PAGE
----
It's not enough that he's trying to continue running his toy store in this condition, and that my sister is running herself thin trying to help him. But it also happens to be teacher-conference season, as well as the beginning of... Christmas shopping season! I don't think I need to explain what that means for the owner, buyer, manager, driver, display person and toilet cleaner of a small but healthy toy store.

So I, in my uselessness, have been trying to convince him not to do so much: NOT to do all the deliveries and border-pick-up-trips himself, NOT to drive to the Kootnays through the night to set up a display for a teachers conference in the beginning of October freezing; NOT to take my sister with him to ANY displays, when neither of them is well enough at the moment to actually set up the displays... but he didn't manage to run the toy store for 30 years by taking my advice. He did it on shear determination and a huge amount of faith, and after all, who am I to whine at him about his choices?

I'm scared. I'm terrified that the last time I see him will be quickly for lunch before he leaves for the Kootnays, or worse yet, that he and my sister will suffer injuries worse than death out there on the midnight highways, or just simply wear themselves down to mere smears of human beings, all for the store's wellbeing.

But I can't function, in this paranoid state. So I've had to do the only thing I know how to do: I've resigned myself to not thinking about it; not talking to him about it; not sitting at home crying about it when there is nothing I can do to help. And of course all of this is impossible, but I'm doing my best. And it's a learning process all the way: How to Butt Out, as my father himself puts it. And that's certainly something I need to learn more about.

What Schedule???
Remember that post: "Why We Have a Schedule"? Well, we don't, anymore. (Oh yes, I told you there were lots of lessons learned this week -- this is one of them.)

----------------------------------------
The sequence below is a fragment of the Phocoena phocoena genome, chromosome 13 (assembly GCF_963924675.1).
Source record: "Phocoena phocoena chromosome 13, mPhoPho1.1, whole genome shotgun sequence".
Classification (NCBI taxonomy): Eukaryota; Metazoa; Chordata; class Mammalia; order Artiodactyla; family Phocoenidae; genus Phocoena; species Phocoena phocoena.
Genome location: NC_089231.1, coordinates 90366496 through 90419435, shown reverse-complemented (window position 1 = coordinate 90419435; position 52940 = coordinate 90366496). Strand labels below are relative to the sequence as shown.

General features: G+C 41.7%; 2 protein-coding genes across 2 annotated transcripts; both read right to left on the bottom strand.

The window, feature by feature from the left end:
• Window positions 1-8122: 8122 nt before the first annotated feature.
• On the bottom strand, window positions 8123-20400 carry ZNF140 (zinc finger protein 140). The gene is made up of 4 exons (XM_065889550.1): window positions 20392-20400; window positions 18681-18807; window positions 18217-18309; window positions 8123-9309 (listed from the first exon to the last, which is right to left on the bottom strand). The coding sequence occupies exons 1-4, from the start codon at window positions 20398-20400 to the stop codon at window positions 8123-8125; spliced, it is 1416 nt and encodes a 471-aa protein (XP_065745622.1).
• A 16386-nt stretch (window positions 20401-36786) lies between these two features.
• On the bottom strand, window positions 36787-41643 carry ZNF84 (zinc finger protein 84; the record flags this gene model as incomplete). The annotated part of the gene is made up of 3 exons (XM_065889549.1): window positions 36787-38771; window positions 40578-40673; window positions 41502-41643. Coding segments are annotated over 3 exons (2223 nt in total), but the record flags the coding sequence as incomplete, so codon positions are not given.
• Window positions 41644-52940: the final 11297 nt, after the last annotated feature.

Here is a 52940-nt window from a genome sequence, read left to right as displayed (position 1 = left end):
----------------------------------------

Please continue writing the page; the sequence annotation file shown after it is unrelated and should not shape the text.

This week began with Taliesin telling me he wanted to just stay home and have people do things for him. Stupidly, I rejected his idea, because we had too much to do. And then I let the schedule slide... and slide... and slide. Mama missed 2 ballet classes; the kids missed the town adventure that would usually replace swimming during the waning moon, and we missed circus... we missed the Earth Walk, even, while we spent the day at the ferry terminal, protesting and selling clown-noses. We still kept our school, etc. commitments, but we let the week take us where it would, and quite frankly didn't get nearly enough hiking done, but otherwise managed even more than usual.

So who needs a schedule?! We'll keep the one we have, but it's getting very very flexible. And that's OK! Good, even! I'm learning to trust our direction in learning. We're learning everywhere, all the time, and it feels exhilarating!

Letting Go of my Baby
So after all of this... Rhiannon turned 3.
Phew -- I remember those little forms I used to fill in at Family Place: I'd circle the -3 for Rhiannon and the 3+, for Tali. We stopped attending family place nearly two years ago, now, but I can't help thinking that I am now a mother of only greater-than-three children. No more babies!!

We took Annie to the Space Centre for her birthday, as per her request, of course. And I was happy to see that her favourite part was the "spinning dots" -- there is still a little bit of infant in my little girl!

And then we came home to curl into our beds, me happy for the joy of my daughter's birthday, and sad for the irony of having breasts that still make milk -- for naught.